BOISE -- It's not just the campaigns working hard to get your vote, organizations are too. One eastern Idaho company is trying to drum up support for its favorite candidate with an ad that's drawing criticism and a possible legal fight.
Melaleuca Incorporated has spent thousands of dollars running television ads supporting incumbent Republican candidate Tom Luna for state Superintendent of Public Education. Melaleuca's CEO claims his only corporate interest in the race is having a good education system.
"We can't really operate unless our kids are educated," Melaleuca CEO Frank VanderSloot said. "I think our kids deserve a great education, and one administrator versus another makes all the difference in the world."
Melaleuca's ad supporting Luna shows a clip from an Idaho Public Television debate, with Stan Olson answering whether he'd take a 10th grade standardized test in subjects, including math, to determine his pay scale.
In his answer, Olson admits he's always struggled with mathematics and continues to work on improving in that area. Melaleuca says Olson's statements would make him a bad choice for superintendent.
Olson says he holds college degrees that required advanced math courses to achieve, and he has prepared many school budgets. He also said understanding his weaknesses in subjects makes him a better candidate.
"I've always had anxiety about math, and I think it's a good thing," Democratic candidate Stan Olson said. "It makes me a better father, a better parent, a better teacher, a better principal and a better superintendent to know how kids struggle sometimes in mathematics."
Beyond what Olson said in the debate: Can Melaleuca even use that video? Idaho Public Television says no, that the video is its copyrighted property and the station can say how it's used.
"The participants, the candidates, and the organizers of the Idaho Debates gave no authorization for this third party usage, and we hope Melaleuca will see fit to immediately stop using our footage," Idaho Public Television General Manager Peter Morrill said.
On Friday, Idaho Public Television sent a cease and desist letter, but Melaleuca says it won't be pulling the ad.
"They claim copyright law. We checked with our authorities in that area of the law. Our legal advisors told us that they did not feel that Public Television had copyright laws to prevent the use," VanderSloot said.
A threat to future debates?
IPTV says use of its video in this way threatens its future debates and the debates other television stations hold around the state.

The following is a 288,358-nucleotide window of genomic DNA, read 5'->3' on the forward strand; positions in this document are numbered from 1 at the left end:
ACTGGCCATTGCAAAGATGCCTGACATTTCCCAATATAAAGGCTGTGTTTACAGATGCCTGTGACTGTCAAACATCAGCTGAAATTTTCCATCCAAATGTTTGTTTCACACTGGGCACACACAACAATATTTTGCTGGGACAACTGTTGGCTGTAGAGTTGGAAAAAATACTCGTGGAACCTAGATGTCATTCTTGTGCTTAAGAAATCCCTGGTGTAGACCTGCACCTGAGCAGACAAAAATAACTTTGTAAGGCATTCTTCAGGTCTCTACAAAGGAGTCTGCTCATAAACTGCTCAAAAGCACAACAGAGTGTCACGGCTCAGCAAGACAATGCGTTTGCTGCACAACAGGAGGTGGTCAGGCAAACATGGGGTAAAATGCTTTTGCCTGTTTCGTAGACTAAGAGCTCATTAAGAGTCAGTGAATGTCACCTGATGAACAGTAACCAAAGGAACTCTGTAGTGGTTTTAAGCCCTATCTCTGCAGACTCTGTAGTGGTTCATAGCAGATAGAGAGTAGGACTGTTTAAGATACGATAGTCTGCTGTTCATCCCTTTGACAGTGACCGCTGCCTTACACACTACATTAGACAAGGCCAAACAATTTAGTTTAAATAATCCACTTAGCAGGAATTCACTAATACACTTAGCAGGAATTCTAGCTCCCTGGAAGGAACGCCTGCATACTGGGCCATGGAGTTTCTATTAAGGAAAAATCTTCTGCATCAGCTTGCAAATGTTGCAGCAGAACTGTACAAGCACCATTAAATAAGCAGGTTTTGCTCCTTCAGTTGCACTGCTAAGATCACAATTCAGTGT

"Part of the currency, the value of debates, is to create a level playing field," Morrill said. "Anytime a candidate feels they're not going to be treated fairly, and this is just one example of candidates not getting a good sense their images will be used appropriately, it will only undermine the debate organizing process."
Morrill said other candidates have wanted to use IPTV debate video for campaign ads, and IPTV denied the usage.
"We don't think having third parties excerpt segments of the debates serves the public good well; hence, we will defend our copyright," Morrill said.
On top of the copyright issues, Morrill confirms the video was manipulated and is not in it's original state. For example, some portions of the video are zoomed in or slowed down, an old IPTV logo is inserted and ominous music is playing during Olson's statements.
VanderSloot says any changes were not intended to be deceptive He says he picked out one specific answer he thought was important to highlight, but makes it clear (with text in the ad), he encourages people to watch the entire debate online.
"We'd like people to just watch the whole debate, but of course you can't show the whole debate in a 60 second spot, so we wanted to bring some of the attention on that race, and we thought that those comments that we show are quite important for people to know," VanderSloot said.
That ad is not airing on KTVB right now. Here's what the station's general manager Doug Armstrong has to say:
"We have two very different and opposing opinions regarding the legal right to use IPTV video in a commercial. It's our view that the copyright issue should be settled before we air the commercial, and we encourage both parties to seek settlement," Armstrong said.